WASHINGTON, DC – Key provisions in CMS’ just-released ESRD/DMEPOS Final Rule appear to be largely in line with those contained in the Proposed Rule, according to AAHomecare’s initial analysis.
- Extends the 50/50 blended reimbursement rates for rural and non-contiguous areas (i.e., Alaska & Hawaii) through December 31, 2020.
- Establishes a new method for determining SPAs under the bidding program using maximum winning bids.
- Implements lead item pricing for future competitive bidding rounds.
- Beginning January 1, 2019 beneficiaries may receive DMEPOS items from any Medicare enrolled DMEPOS supplier until new contracts are awarded under the next round of the bidding program. CMS expects that this gap period will run through Dec. 31, 2020.
- CBA pricing will be subject to annual CPI adjustments until the next bidding round takes place.
- CMS will create a new class for portable liquid oxygen equipment by splitting the existing class of portable gaseous and portable liquid oxygen. CMS would increase the payment amount for the new portable liquid oxygen class so that it is the same as the OGPE (oxygen generating portable equipment) rate.
- CMS will change the way that it calculates budget neutrality. Under the new methodology, CMS would apply the offset to all oxygen and oxygen equipment classes and HCPCS codes beginning on January 1, 2019. CMS provided an example of the impact of the new budget neutrality method and additional oxygen payment:
The Final Rule does not incorporate two significant priorities that both HME stakeholders and many Members of Congress supported: 1) Extending the 50-50 blended rate relief for rural and non-contiguous areas to all non-bid areas, and, 2) Providing more relief for suppliers in CBA areas by retroactively applying CPI adjustments. AAHomecare advocated for initial adjustments based on the increase in the CPI since 2013 through 2018.
AAHomecare will provide additional details and analysis on the Final Rule.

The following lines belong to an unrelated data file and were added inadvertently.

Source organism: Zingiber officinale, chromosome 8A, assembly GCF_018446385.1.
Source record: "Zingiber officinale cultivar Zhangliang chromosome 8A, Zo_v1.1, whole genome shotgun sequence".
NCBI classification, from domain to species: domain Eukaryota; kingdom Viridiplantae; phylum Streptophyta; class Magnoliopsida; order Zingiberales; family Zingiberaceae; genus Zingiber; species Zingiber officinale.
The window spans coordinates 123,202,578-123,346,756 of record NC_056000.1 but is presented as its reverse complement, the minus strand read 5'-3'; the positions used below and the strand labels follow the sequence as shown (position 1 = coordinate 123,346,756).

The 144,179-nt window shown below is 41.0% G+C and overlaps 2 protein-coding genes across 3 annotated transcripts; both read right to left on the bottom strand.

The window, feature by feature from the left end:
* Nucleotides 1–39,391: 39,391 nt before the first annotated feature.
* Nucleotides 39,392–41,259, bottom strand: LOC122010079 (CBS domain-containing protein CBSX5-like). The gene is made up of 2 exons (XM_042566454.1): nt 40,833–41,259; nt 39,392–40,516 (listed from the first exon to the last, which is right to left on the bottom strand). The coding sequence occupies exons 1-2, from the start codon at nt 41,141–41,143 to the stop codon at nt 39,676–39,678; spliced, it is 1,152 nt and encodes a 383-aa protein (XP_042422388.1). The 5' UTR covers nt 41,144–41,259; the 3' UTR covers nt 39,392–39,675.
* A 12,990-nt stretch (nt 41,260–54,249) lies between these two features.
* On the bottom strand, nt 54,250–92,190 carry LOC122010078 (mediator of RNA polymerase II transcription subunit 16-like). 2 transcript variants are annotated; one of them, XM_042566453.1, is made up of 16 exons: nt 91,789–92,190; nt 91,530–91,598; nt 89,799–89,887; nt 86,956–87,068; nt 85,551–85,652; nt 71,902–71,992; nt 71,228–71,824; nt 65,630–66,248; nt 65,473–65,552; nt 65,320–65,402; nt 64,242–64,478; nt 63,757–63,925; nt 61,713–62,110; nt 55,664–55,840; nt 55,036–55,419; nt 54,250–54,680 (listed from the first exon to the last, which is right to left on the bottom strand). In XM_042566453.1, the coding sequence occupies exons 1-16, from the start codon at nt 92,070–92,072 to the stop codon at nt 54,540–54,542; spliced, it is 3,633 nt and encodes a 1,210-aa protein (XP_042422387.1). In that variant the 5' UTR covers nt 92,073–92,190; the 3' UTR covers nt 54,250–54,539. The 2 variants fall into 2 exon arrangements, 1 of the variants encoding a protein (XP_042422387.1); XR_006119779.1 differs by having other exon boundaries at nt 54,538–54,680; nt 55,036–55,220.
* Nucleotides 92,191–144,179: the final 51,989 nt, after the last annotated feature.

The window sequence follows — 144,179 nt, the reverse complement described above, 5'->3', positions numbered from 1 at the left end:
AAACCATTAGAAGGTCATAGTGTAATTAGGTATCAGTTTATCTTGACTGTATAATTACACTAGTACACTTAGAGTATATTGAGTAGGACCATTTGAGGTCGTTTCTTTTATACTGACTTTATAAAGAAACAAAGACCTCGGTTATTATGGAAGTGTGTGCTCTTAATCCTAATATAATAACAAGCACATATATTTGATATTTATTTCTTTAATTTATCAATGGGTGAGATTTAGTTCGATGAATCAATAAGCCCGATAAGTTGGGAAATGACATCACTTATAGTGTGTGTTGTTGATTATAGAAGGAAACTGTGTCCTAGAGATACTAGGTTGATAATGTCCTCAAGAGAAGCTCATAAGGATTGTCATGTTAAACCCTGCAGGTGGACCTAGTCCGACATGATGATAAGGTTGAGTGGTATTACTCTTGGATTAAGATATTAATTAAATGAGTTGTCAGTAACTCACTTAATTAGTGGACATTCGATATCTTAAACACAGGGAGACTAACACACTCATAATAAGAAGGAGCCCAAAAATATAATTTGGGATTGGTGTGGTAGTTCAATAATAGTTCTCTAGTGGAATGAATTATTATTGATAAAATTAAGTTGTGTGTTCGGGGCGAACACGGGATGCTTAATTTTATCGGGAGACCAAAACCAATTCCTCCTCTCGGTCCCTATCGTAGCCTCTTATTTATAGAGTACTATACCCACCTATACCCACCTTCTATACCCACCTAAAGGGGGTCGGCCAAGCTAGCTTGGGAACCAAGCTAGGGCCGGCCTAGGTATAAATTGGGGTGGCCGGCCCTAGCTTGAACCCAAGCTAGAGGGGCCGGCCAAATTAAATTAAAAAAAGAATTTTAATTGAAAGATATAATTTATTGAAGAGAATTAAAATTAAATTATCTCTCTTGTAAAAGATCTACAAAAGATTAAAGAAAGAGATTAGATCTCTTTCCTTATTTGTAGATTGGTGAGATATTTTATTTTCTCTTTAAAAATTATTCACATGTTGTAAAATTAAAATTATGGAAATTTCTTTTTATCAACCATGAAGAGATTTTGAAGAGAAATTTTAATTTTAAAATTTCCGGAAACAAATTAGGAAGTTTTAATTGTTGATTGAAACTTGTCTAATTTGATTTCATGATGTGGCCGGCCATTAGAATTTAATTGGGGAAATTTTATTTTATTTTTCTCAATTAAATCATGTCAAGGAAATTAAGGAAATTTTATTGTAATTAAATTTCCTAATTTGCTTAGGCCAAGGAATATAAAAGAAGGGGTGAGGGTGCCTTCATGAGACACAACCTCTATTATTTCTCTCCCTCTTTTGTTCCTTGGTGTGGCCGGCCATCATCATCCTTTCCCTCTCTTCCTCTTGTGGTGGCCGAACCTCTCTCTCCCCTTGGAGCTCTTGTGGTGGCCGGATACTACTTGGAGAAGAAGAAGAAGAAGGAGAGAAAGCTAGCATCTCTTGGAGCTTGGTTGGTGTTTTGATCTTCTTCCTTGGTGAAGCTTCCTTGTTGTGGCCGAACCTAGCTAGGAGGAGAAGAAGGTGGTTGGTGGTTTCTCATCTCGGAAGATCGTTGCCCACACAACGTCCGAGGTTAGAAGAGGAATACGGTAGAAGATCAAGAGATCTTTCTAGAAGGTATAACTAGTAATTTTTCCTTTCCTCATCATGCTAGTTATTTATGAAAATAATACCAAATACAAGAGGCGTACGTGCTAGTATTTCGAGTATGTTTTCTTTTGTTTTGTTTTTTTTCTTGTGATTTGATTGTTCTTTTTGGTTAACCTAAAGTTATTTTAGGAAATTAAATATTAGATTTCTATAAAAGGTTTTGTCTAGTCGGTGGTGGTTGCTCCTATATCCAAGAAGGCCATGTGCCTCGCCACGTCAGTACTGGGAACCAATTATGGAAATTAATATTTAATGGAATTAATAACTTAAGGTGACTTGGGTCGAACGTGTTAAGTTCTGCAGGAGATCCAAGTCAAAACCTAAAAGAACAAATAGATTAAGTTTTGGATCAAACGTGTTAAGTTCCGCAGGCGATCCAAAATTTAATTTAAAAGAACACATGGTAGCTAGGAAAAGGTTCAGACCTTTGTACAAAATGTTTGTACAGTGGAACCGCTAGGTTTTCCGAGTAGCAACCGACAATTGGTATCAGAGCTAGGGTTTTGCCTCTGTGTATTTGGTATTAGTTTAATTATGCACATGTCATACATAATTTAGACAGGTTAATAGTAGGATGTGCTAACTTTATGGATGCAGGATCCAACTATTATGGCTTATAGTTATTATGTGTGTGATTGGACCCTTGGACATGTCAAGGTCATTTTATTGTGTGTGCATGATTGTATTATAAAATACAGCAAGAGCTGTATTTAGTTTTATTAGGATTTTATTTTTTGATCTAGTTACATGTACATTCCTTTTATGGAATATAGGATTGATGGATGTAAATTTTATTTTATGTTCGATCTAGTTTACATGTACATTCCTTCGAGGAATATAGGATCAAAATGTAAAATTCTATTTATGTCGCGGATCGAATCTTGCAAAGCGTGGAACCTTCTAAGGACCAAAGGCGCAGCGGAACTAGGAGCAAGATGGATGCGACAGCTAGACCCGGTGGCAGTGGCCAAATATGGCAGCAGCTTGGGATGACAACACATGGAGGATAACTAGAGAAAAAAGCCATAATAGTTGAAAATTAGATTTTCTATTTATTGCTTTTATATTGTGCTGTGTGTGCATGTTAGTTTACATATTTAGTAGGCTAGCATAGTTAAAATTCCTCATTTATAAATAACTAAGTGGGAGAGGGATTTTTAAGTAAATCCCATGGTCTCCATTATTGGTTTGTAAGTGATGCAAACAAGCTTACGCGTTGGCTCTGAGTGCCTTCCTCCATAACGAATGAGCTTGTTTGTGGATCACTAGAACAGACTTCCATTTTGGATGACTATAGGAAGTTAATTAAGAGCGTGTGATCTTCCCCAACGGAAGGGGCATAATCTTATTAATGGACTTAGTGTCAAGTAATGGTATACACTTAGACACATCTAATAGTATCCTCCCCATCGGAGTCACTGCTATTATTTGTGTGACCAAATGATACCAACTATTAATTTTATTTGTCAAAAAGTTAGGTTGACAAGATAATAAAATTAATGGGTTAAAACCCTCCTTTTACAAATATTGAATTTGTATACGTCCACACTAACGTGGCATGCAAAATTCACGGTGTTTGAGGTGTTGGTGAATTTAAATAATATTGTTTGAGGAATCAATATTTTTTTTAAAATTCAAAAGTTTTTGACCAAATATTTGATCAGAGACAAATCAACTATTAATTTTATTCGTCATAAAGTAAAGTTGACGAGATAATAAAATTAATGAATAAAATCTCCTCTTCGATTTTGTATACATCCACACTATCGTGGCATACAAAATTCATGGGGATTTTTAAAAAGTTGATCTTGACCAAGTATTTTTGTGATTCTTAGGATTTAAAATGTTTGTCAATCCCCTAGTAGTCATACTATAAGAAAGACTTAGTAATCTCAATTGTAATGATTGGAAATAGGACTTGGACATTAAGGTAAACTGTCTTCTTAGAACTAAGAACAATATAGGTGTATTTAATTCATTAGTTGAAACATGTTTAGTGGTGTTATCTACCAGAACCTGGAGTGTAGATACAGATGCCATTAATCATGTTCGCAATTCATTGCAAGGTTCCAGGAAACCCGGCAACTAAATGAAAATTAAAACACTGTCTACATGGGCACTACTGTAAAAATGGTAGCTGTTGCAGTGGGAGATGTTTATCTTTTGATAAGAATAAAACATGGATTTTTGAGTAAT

Statement from AAHomecare President and CEO Tom Ryan
The ESRD/DMEPOS Final Rule delivers much-needed improvements for future rounds of the competitive bidding program and provides welcome relief for suppliers serving Medicare beneficiaries in rural America. I am particularly gratified that leaders at HHS and CMS have taken a comprehensive look at the impacts of the bidding program and have incorporated input from the HME community in developing these regulations.
While I believe that CMS is making a smart decision in pausing the bidding program to work on additional fixes, I’m disappointed that the Agency is allowing pricing generated under this flawed program to stay in place until the next bidding round. While many suppliers who did not win bids will take advantage of the chance to serve Medicare beneficiaries again during the gap period, they will be contending with rates that provide razor-thin or even negative profit margins. Those same unsustainable rates will also be felt by suppliers in non-bid areas, who face higher costs in serving more widely-spread patient populations. These suppliers can’t wait for more the more sustainable rates that we expect from future rounds of an improved bidding program; they need relief now.
The gains for HME in the Final Rule would not have been possible without exceptional grassroots advocacy efforts from all corners of our industry. Thanks to the dedicated efforts of suppliers of every size, our state and regional association partners, and other leading HME stakeholders, we’ve strengthened our capacity get Capitol Hill educated and engaged on our policy priorities, which has been critical in convincing regulators to take a close look at the bidding program. AAHomecare will again depend on the support of this highly effective network of HME advocates as we press for more relief for suppliers in CBAs and non-bid areas before the next bidding round takes effect.